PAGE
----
"When I have my playwright hat on, Kathy is one of my mainstays," says Williams. "How do playwrights write when they don't have wonderful actors to read their work for them? I can't imagine. Kathy is a great cold reader, but even more than that, she is perceptive and generous with her comments and questions about my scripts. She has the rare ability to probe my work without making me feel threatened or resistant."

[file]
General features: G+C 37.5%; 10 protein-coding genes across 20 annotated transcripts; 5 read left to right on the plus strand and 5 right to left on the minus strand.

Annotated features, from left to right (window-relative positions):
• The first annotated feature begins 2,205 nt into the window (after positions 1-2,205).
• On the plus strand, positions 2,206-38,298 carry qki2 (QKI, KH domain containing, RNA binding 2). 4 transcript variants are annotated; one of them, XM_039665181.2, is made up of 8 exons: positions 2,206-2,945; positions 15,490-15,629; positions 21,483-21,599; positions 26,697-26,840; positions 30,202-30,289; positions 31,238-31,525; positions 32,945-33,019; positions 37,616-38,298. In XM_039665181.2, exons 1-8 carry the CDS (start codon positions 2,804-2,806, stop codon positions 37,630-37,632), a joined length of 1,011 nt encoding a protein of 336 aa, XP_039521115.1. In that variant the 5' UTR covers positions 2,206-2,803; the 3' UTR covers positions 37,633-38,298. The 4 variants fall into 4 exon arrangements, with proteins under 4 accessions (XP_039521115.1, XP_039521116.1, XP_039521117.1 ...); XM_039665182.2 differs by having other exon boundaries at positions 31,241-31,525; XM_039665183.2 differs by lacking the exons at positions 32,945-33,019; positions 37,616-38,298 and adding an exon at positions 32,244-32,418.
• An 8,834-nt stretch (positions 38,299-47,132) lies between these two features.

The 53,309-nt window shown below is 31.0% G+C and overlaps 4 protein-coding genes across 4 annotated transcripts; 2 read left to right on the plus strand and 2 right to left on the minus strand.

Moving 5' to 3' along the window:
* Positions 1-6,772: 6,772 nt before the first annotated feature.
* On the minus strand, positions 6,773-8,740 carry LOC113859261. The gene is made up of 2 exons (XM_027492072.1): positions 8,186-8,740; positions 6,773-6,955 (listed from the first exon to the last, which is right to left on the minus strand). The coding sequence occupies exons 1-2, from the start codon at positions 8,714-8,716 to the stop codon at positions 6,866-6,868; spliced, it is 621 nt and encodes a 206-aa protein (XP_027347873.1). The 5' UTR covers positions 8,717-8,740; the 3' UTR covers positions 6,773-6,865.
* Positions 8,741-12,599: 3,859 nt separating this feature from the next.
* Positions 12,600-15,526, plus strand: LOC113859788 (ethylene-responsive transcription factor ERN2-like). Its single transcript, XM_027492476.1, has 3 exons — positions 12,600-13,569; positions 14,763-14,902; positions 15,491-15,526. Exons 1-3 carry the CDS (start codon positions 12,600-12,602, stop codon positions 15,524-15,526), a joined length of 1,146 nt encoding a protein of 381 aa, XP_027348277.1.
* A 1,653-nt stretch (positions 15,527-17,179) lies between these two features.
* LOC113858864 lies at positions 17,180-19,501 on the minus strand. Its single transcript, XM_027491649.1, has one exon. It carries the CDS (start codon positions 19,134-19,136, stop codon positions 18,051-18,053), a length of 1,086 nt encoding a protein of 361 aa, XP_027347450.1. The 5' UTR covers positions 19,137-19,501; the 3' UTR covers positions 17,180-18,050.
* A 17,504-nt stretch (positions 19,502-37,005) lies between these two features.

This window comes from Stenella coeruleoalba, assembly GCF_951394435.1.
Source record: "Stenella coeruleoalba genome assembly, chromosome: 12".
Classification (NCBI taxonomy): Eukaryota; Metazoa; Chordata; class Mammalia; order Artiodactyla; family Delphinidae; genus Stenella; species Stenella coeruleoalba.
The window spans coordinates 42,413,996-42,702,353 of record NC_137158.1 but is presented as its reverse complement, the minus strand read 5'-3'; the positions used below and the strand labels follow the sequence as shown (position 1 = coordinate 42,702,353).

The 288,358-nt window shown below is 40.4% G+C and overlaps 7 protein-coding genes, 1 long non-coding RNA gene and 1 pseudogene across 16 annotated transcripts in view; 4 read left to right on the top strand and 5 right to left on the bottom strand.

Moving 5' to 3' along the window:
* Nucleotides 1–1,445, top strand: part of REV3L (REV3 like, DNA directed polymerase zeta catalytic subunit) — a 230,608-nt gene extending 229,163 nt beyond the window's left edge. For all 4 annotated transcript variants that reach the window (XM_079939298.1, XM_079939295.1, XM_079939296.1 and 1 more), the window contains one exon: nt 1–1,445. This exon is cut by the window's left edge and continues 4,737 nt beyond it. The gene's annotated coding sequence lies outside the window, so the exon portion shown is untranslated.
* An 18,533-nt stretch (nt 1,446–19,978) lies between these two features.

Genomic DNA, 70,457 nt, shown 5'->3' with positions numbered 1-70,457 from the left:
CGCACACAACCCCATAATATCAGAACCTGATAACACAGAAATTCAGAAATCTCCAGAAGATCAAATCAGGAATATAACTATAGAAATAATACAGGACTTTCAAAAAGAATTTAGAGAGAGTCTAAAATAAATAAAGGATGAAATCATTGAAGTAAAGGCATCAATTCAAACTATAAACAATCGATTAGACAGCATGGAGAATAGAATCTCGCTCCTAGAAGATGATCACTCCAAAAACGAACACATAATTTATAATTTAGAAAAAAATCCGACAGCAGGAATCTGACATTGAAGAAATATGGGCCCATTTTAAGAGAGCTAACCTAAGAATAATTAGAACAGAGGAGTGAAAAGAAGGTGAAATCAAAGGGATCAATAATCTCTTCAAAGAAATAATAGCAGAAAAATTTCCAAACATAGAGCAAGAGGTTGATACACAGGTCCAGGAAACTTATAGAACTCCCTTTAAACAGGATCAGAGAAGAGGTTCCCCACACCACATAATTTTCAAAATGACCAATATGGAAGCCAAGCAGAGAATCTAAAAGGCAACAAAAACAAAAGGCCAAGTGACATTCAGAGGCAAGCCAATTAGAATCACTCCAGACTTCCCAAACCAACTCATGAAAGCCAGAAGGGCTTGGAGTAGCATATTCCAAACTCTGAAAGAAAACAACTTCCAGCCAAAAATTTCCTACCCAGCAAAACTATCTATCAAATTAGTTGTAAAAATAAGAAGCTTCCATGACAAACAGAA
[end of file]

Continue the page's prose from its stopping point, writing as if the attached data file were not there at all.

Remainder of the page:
Williams, herself a gifted actress with a long history on Austin stages, has worked with Catmull many times. "There are two things that always blow me away about Kathy, as an actor. Number one, she is just so damn intelligent. You hand her a script, and even reading quite cold, she has an amazing ability to find the truth of the character, instantly. Number two, she is always exploring, always questioning, always bringing something new and interesting to the table. I was so fortunate to play her sister in A Kind of Alaska. Having known her and having seen her grow as a person and a performer for so many years, I feel a deep and rather protective love for her. It was a privilege to get onstage with her and let that love out. It was also a painful challenge, because just the sight of her, looking so frail and strange in that beautiful white nightgown, brought me to tears, and to make the play work, it was important for me not to let those tears fall. We drank a lot of red wine together during that show."